Anyone who comes to love film certainly knows the name Steven Spielberg. The prolific director serves as an inspiration in that he was the youngest director to ever get a Hollywood contract, has been at the helm of countless classics and is the epitome of an innovative and brilliant American filmmaker. Recently, "60 Minutes" sat down with the director and talked about how his childhood family and school bullying influenced his interest in filmmaking (mostly out of a desire to be accepted) in addition to all the thematic elements that have become trademarks in nearly all of his films from Indiana Jones to War of the Worlds. It's a truly fascinating 14-minute interview that includes a new look at his Oscar contender Lincoln, too.
Time to dive in. If you still haven't seen Paul Thomas Anderson's latest film, The Master, it's playing in theaters everywhere right now, including a lot of 70mm shows still around. However, once you see it, you'll probably either be confused, confounded, bewildered, perplexed or just simply blown away. Reviews are decisive and discussions have been rampant about whether it's brilliant or a complete mess. The legendary filmmaker, known affectionately as PTA, is a notoriously hard man to meet, but he's been out doing a few interviews on TV. Thankfully SlashFilm has found two of them that are worth watching because PTA delves into topics about Scientology and the split reaction on the film and much more. Fire up both of them below!
If you're a fan of crazy violence, dark humor, and smart storytelling, Seven Psychopaths will scratch all of those itches when it comes out on October 12th this week. I had the chance to sit down with Oscar-winning writer/director Martin McDonagh (who was also the mastermind behind 2008's hit In Bruges, a fantastic film you should definitely seek out) to discuss his newest film, which stars Colin Farrell, Sam Rockwell, Christopher Walken, and more. We talk about the differences between writing for the big screen and the stage, the city of Los Angeles as a character, balancing comedy with violence, and much more. Check it out!
"It's about the situation time travel sets up and how the characters deal with it." Now playing is one of the best films you'll see all year - Looper, starring Joseph Gordon-Levitt and Bruce Willis as the same person from different times. The brilliant mind behind the film, both writer and director, is Rian Johnson, of Brick and The Brothers Bloom previously. Because I interviewed him earlier this year, this time talking about the film in-depth, I wanted to go all out, and cover the spoilers, cover all the pressing questions you might've had after seeing Looper. Hence the slight delay posting this, as we cover all the spoilers, and get in-depth about his decisions writing & directing, structuring time travel storylines, and much more. Enjoy!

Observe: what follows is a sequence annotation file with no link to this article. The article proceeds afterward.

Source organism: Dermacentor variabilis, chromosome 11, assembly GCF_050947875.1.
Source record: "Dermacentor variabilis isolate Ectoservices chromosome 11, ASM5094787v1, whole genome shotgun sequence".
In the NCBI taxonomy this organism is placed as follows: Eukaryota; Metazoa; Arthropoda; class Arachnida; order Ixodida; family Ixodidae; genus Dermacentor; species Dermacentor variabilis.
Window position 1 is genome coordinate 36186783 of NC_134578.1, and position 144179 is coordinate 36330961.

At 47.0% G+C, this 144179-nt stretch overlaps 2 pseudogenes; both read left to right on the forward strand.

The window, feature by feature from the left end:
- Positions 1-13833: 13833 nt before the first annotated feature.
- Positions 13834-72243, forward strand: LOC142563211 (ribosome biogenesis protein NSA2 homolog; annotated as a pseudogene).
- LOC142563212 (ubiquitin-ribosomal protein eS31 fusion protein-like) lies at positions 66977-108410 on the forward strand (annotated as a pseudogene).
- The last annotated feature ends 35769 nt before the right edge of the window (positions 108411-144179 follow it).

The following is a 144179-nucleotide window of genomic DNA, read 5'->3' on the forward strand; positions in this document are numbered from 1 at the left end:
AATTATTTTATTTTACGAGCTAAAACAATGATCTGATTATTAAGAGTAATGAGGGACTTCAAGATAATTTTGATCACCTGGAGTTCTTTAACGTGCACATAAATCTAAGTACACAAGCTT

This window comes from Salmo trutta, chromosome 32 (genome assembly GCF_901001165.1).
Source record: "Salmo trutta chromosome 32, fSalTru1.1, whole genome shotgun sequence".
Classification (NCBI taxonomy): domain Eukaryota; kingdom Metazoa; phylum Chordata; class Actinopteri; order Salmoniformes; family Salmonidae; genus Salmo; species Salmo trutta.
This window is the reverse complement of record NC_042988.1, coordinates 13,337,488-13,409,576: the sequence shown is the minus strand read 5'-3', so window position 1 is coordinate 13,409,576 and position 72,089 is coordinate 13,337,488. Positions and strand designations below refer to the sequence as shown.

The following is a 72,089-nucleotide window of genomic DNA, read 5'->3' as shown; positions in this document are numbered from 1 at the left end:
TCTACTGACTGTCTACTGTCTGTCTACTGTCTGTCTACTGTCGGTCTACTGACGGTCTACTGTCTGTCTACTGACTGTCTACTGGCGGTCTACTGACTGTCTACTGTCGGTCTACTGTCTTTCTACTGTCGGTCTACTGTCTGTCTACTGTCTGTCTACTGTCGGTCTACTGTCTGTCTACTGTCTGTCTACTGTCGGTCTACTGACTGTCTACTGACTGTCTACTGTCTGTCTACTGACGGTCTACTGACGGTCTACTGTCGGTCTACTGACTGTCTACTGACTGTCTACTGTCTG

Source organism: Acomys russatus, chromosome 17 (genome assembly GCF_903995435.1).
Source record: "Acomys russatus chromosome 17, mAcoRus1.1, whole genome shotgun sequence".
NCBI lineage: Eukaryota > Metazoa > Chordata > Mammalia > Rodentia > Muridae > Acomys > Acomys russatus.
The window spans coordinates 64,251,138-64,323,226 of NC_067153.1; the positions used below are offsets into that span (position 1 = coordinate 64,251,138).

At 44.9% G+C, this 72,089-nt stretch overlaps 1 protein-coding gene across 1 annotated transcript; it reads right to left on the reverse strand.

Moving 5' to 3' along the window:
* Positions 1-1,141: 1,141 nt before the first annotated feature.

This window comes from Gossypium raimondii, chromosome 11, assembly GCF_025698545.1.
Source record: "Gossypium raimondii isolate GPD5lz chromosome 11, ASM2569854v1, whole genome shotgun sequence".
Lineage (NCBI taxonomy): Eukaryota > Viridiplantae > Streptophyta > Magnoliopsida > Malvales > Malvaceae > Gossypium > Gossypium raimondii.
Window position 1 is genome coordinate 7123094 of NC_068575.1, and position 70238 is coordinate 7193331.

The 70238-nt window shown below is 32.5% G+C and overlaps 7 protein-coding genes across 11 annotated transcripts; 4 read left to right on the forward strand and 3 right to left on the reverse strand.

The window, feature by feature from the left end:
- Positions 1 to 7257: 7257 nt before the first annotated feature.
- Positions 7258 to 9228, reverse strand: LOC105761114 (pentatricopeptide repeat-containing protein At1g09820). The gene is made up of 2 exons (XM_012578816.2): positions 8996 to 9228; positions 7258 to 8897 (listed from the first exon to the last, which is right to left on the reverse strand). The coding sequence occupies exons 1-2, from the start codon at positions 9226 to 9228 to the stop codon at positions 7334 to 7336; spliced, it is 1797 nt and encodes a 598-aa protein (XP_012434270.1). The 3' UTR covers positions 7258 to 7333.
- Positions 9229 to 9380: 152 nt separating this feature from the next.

"I am the law!" Ready to talk about Judge Dredd? Arriving in theaters this weekend is the gritty, badass new take on the 2000 AD comic book character, played by Karl Urban this time around. Dredd 3D is directed by Pete Travis, but the screenplay is credited to Alex Garland, well known in the sci-fi world as writer of the scripts 28 Days Later, Sunshine for Danny Boyle and Never Let Me Go. I first saw Dredd at Comic-Con (and loved it), but it also just premiered in Midnight Madness at TIFF, where I was given the chance to meet-up with Garland for a quick interview. He's one of my favorite writers and I jumped at the opportunity.
At Sundance in 2010 I was first introduced to Derek Cianfrance, an ambitious, brilliant filmmaker who I have become very fond of. At that time he was premiering his second film, Blue Valentine, which went on to earn a lot of acclaim - one of my favorites of the year. Two years later he is back with his third feature, The Place Beyond the Pines, which just premiered at TIFF 2012 last weekend. I caught the premiere and was mesmerized by the triptych film starring Ryan Gosling, Eva Mendes and Bradley Cooper. I was granted an interview with Mr. Cianfrance and we talked about everything from why he loves movies (naming Psycho) to the ideas and themes behind Pines, his inspiration from music and working with Mike Patton, and more.
There's very little doubt that Klown is one of, if not the, year's best comedy. There's even less doubt how perfect of a match the film is for Drafthouse Films, who picked up the Danish import for a limited US release. As part of the film's initial release last week, Drafthouse arranged a very special canoe trip through their Rolling Roadshow arm of cinematic events and brought writers and stars of the series and film, Frank Hvam and Casper Christensen along with. Two of Denmark's leading comedians, the pair are as energetic as they are hilarious, and each carry more than a little similarity to their on-screen personas.